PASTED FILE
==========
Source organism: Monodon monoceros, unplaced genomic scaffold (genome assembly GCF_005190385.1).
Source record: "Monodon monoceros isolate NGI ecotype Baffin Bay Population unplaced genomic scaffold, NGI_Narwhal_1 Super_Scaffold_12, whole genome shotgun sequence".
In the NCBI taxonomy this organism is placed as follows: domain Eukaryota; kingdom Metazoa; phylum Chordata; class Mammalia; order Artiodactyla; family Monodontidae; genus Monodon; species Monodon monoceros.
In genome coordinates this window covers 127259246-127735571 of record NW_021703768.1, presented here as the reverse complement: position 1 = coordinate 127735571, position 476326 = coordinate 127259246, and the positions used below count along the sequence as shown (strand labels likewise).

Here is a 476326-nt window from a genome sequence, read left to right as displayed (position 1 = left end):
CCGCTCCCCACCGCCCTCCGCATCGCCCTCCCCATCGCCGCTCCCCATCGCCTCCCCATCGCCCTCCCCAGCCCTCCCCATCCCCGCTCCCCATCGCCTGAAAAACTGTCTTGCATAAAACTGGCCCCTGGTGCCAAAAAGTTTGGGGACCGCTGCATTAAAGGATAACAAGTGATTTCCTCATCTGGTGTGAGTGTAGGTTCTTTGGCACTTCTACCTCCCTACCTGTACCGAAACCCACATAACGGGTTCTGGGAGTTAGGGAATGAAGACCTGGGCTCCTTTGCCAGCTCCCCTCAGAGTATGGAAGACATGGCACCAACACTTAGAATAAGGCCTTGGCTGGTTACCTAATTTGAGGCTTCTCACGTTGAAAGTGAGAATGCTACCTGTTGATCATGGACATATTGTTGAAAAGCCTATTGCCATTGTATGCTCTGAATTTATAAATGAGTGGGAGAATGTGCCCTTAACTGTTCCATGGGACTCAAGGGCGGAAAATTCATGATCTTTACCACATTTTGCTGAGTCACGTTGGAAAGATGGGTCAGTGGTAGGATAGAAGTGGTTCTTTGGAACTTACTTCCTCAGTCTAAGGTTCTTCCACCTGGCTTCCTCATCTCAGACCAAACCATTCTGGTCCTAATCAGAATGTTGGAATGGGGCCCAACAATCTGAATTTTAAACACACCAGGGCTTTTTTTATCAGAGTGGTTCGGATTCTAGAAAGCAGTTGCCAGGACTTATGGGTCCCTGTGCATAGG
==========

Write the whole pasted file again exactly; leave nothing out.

Source organism: Monodon monoceros, unplaced genomic scaffold (genome assembly GCF_005190385.1).
Source record: "Monodon monoceros isolate NGI ecotype Baffin Bay Population unplaced genomic scaffold, NGI_Narwhal_1 Super_Scaffold_12, whole genome shotgun sequence".
In the NCBI taxonomy this organism is placed as follows: domain Eukaryota; kingdom Metazoa; phylum Chordata; class Mammalia; order Artiodactyla; family Monodontidae; genus Monodon; species Monodon monoceros.
In genome coordinates this window covers 127259246-127735571 of record NW_021703768.1, presented here as the reverse complement: position 1 = coordinate 127735571, position 476326 = coordinate 127259246, and the positions used below count along the sequence as shown (strand labels likewise).

Here is a 476326-nt window from a genome sequence, read left to right as displayed (position 1 = left end):
CCGCTCCCCACCGCCCTCCGCATCGCCCTCCCCATCGCCGCTCCCCATCGCCTCCCCATCGCCCTCCCCAGCCCTCCCCATCCCCGCTCCCCATCGCCTGAAAAACTGTCTTGCATAAAACTGGCCCCTGGTGCCAAAAAGTTTGGGGACCGCTGCATTAAAGGATAACAAGTGATTTCCTCATCTGGTGTGAGTGTAGGTTCTTTGGCACTTCTACCTCCCTACCTGTACCGAAACCCACATAACGGGTTCTGGGAGTTAGGGAATGAAGACCTGGGCTCCTTTGCCAGCTCCCCTCAGAGTATGGAAGACATGGCACCAACACTTAGAATAAGGCCTTGGCTGGTTACCTAATTTGAGGCTTCTCACGTTGAAAGTGAGAATGCTACCTGTTGATCATGGACATATTGTTGAAAAGCCTATTGCCATTGTATGCTCTGAATTTATAAATGAGTGGGAGAATGTGCCCTTAACTGTTCCATGGGACTCAAGGGCGGAAAATTCATGATCTTTACCACATTTTGCTGAGTCACGTTGGAAAGATGGGTCAGTGGTAGGATAGAAGTGGTTCTTTGGAACTTACTTCCTCAGTCTAAGGTTCTTCCACCTGGCTTCCTCATCTCAGACCAAACCATTCTGGTCCTAATCAGAATGTTGGAATGGGGCCCAACAATCTGAATTTTAAACACACCAGGGCTTTTTTTATCAGAGTGGTTCGGATTCTAGAAAGCAGTTGCCAGGACTTATGGGTCCCTGTGCATAGG